Estimates of undiscovered oil and gas reserves in unexplored areas are made by geologists
and engineers using limited well data, and by regional analogs. Newscasters are now citing the
billions of barrels of oil and trillions of cubic feet of natural gas in ANWR and the Atlantic
Continental Shelf, as if these potential reserves are there for the taking. The public must
appreciate that these are not readily accessible “proved” reserves. They are in fact merely
potential volumes estimated by a complex probability methodology that takes into account a
broad range of likely values (for example, a probability of 10%-mean-90%) for regional rock
volume, ratio of sand-shale-limestone; depth of burial; organic content and thermal maturity of
the organic matter – (i.e. has the rock been “cooked” sufficiently to generate oil); potential
reservoir thickness and reservoir porosity; potential field size; and the geological history of the
basin. The presence of these potential petroleum resources can only be confirmed by actual
In its 2000 World Petroleum Assessment, the USGS estimated a probalistic mean of
undiscovered resources of 724 billion barrels oil and 5,196 trillion cubic feet of natural gas.
At the current 31 billion barrels per year rate of consumption, that is another 23 years of
potential global supply.
Oil from oil shales in the Rocky Mountain states is often cited as a future source of domestic
petroleum. Shell Oil Company, for example, has developed a new “in situ” thermal process for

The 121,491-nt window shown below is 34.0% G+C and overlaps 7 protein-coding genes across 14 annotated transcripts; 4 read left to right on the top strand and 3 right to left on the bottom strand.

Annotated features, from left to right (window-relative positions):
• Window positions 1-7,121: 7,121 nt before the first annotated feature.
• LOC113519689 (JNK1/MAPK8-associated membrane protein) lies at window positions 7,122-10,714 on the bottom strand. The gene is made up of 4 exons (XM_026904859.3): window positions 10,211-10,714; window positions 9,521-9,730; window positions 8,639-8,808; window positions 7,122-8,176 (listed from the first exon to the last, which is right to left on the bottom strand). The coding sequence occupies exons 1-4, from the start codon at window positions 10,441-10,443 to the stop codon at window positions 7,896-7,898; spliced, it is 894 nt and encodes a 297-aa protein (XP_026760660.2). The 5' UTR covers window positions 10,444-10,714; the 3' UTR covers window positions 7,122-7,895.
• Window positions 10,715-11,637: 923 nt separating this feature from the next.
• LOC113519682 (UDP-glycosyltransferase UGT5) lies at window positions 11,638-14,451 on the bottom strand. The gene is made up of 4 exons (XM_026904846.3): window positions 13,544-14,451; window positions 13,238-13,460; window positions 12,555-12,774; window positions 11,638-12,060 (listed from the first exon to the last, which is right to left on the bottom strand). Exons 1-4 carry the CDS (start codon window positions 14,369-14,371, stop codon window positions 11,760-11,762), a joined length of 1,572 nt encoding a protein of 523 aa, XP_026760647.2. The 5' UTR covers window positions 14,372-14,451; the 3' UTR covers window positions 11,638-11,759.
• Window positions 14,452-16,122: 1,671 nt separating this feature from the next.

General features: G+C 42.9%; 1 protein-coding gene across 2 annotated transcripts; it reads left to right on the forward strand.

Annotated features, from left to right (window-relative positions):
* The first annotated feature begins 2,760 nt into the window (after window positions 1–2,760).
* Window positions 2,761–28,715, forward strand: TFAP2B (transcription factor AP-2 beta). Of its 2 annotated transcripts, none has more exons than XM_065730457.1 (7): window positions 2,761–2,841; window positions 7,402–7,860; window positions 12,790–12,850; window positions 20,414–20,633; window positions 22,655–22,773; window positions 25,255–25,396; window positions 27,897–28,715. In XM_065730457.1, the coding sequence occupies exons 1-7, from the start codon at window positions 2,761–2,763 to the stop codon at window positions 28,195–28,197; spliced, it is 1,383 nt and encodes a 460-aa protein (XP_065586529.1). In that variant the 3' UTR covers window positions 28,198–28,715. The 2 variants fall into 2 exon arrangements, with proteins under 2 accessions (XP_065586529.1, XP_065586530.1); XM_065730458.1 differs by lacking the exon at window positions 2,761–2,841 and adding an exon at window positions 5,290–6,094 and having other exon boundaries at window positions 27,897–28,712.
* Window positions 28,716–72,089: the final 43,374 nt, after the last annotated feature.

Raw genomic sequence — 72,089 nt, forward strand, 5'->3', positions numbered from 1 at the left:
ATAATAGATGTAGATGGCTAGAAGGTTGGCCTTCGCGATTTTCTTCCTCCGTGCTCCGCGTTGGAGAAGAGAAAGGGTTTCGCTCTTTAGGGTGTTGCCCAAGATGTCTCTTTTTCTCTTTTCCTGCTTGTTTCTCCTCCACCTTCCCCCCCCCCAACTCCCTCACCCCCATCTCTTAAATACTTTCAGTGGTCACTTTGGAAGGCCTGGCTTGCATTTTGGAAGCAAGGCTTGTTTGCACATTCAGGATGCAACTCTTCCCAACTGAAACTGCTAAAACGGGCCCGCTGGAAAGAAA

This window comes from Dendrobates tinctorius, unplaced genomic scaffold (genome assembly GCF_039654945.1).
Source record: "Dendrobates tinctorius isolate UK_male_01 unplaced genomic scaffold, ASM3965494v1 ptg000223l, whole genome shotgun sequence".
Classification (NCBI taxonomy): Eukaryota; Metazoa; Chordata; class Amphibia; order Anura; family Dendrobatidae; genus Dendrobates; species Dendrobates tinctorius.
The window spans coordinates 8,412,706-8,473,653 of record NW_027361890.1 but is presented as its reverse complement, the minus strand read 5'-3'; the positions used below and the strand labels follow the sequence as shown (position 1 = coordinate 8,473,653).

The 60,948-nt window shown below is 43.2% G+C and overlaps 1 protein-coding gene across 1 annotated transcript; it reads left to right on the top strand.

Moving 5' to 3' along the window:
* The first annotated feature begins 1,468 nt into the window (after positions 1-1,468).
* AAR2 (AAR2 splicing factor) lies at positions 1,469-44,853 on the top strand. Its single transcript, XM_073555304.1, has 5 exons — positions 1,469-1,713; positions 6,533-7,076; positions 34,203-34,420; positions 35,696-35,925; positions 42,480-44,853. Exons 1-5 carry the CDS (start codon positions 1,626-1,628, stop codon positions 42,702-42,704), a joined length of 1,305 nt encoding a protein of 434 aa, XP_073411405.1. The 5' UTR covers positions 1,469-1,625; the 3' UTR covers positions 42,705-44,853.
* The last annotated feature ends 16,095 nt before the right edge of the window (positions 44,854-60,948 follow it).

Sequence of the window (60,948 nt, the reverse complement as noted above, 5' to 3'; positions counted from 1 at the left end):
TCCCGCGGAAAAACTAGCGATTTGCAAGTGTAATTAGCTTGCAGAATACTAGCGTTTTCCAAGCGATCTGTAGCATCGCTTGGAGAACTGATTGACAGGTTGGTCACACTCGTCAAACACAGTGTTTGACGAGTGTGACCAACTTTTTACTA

recovering shale oil; however, their pilot project is still in the early stages. There are trillions of
barrels of hydrocarbons locked up in “oil” shales, but the capital, and more importantly, the
environmental cost, to recover the organic “kerogen” and convert it to petroleum in meaningful
volumes, is prohibitive in my opinion.
Natural gas hydrates – a methane ice found below the permafrost in Alaska and on the deep
continental shelves, is another potential source of energy for the United States. There is actually
more energy locked up in global methane hydrates than all global conventional petroleum
resources. However, more research is needed before this resource can become commercial – if
ever, in meaningful volumes. The USGS has been conducting research on gas hydrates in
Alaska, and with a consortium of international organizations in the Canadian Arctic – funding
for this work should be continued!
Before I end this section, I want to clarify a popular misconception. Politicians and